Regardless of their vaccination status, Cheah hasn’t felt pressure from her network to get it. Vaccinated people in her life also haven’t swayed her to reconsider getting the vaccine.
She does, however, feel indirect pressure from the state and her broader community. Although Cheah doesn’t work—she’s a stay-at-home mom and teaches piano as a hobby—and acknowledged she doesn’t face the same vaccination mandates that some employers require, indoor mask mandates still encroach on her personal liberties. Social gathering mandates also limit her ability to connect with friends, causing her to feel trapped in what she can and cannot do freely.
“I’m worried about being ‘caught,’” she said about not wearing a mask in certain situations. “It’s the wrong worry. I want to go out without a mask and hang out with my friends.”
Evaluating pros and cons
Liao conceded that holding intimate conversations isn’t a silver bullet to resolve vaccine hesitancy or awareness.
“I believe it’s always been a multi-pronged approach,” he said. Talking about vaccination with your circle is a crucial component, but we need an array of solutions to encourage vaccinations.
For many people, the news and media play a pivotal role in swaying people in a specific direction.
Cheah believes the media should focus more on calming the public down.
“Why isn’t there more media coverage of people who recovered from the virus naturally?” said Cheah.
Instead of fear mongering, she said, the media should highlight people who successfully fought the coronavirus with their natural antibodies in addition to promoting how people can stay healthy and build a strong immune system—an essential strategy that she believes will help people fight the virus naturally.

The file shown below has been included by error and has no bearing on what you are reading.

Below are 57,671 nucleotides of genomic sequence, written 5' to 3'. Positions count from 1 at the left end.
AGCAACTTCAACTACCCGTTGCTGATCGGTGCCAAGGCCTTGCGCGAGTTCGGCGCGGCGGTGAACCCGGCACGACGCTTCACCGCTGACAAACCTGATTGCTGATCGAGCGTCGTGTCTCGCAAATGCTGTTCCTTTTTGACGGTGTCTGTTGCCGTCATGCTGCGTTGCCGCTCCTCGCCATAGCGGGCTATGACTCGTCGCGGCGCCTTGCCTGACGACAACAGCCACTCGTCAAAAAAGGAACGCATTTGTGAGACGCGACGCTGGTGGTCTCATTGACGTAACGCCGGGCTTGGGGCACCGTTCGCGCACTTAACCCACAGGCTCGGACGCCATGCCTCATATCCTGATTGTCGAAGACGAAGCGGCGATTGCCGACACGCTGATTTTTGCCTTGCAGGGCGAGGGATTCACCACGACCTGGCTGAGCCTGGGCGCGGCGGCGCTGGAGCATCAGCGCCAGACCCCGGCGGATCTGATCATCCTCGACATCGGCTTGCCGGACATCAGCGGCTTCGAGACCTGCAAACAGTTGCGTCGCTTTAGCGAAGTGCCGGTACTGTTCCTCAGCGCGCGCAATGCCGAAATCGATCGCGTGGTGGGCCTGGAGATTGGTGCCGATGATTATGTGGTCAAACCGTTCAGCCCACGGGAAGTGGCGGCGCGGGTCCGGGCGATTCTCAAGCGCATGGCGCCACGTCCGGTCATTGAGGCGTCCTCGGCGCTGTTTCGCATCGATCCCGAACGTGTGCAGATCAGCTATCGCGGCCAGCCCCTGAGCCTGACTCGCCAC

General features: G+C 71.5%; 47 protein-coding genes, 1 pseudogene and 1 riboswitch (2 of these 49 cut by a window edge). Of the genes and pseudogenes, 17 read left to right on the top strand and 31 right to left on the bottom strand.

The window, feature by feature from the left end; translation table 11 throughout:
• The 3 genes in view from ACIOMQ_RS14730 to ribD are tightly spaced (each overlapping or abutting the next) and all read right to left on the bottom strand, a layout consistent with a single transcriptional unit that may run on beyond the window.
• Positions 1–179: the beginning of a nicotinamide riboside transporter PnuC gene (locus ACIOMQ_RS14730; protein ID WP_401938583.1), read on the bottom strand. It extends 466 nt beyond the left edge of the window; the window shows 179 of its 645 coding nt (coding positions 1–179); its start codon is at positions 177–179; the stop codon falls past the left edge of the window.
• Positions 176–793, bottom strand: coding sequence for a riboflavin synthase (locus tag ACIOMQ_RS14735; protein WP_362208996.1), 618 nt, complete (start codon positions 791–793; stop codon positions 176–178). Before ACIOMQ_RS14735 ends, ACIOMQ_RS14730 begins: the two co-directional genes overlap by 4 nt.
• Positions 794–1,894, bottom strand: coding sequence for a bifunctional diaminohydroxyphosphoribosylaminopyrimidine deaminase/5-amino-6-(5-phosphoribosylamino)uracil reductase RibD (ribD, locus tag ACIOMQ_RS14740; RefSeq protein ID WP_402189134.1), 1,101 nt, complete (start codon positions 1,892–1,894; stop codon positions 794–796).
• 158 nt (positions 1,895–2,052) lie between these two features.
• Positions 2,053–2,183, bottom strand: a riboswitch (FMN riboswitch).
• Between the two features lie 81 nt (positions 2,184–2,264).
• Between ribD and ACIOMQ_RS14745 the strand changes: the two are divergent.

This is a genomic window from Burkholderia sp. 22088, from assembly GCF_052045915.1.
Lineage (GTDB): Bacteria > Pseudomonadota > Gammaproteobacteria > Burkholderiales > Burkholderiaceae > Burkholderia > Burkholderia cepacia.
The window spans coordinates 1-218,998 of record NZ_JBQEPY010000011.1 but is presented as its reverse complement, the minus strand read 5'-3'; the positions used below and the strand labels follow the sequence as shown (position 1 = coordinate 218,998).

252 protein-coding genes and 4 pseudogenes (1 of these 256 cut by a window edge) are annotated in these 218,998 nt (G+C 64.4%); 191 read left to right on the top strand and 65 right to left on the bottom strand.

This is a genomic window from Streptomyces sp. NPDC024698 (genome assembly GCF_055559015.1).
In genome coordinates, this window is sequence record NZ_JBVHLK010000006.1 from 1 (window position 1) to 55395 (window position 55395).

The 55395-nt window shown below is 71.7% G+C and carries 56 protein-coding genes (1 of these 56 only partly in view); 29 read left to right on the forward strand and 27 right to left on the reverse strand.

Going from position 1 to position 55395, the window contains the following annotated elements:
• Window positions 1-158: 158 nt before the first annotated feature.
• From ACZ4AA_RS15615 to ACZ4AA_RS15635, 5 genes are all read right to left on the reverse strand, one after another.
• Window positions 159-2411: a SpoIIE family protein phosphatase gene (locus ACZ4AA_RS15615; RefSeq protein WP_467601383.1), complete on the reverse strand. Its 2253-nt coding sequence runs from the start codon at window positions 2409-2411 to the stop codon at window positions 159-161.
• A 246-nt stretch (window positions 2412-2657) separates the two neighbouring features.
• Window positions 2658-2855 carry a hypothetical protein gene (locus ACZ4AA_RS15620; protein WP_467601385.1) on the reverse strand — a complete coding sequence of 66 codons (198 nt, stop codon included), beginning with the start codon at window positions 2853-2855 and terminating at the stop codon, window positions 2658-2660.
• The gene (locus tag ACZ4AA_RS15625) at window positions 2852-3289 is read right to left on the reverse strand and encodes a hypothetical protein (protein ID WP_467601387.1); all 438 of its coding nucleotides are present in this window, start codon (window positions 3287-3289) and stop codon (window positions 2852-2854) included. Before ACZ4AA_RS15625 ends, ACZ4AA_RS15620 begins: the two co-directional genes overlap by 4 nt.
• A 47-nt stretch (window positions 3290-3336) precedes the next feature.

Even now that the FDA has approved the Pfizer vaccine, Cheah expressed concern over the potential side effects.
“No, I’m still not ready to take the vaccine because of side effects such as heart inflammation, pericarditis, myocarditis, and death. The side effects of the vaccine are greater to me than contracting COVID-19.” She also expressed skepticism over the role of Scott Gottlieb—former FDA commissioner and now on the Pfizer board of directors.
When it comes to risk, Liao said people should strive to make appropriate comparisons.
“Every time we make a decision, we’re always creating a reference point,” he said.
“Vaccination doesn’t completely protect someone from COVID—even vaccinated people can get it,” he said. “But when you stack COVID risks and negatives versus vaccine risks and negatives, [and the protection that vaccines confer,] it’s clear what’s the better choice.”
“The problem is that people don’t make that comparison [using that reference point] all the time though—people compare the risks to how they are now. They’re not comparing negatives to negatives. Instead, some people are comparing the positives of not getting the vaccine to the negatives of not getting it.”
“The wrong comparison can contribute to hesitancy,” he said.
Vivian Nguyen can be reached at firstname.lastname@example.org.
This health series is made possible by funding from the Washington Department of Health, which has no editorial input or oversight of this content.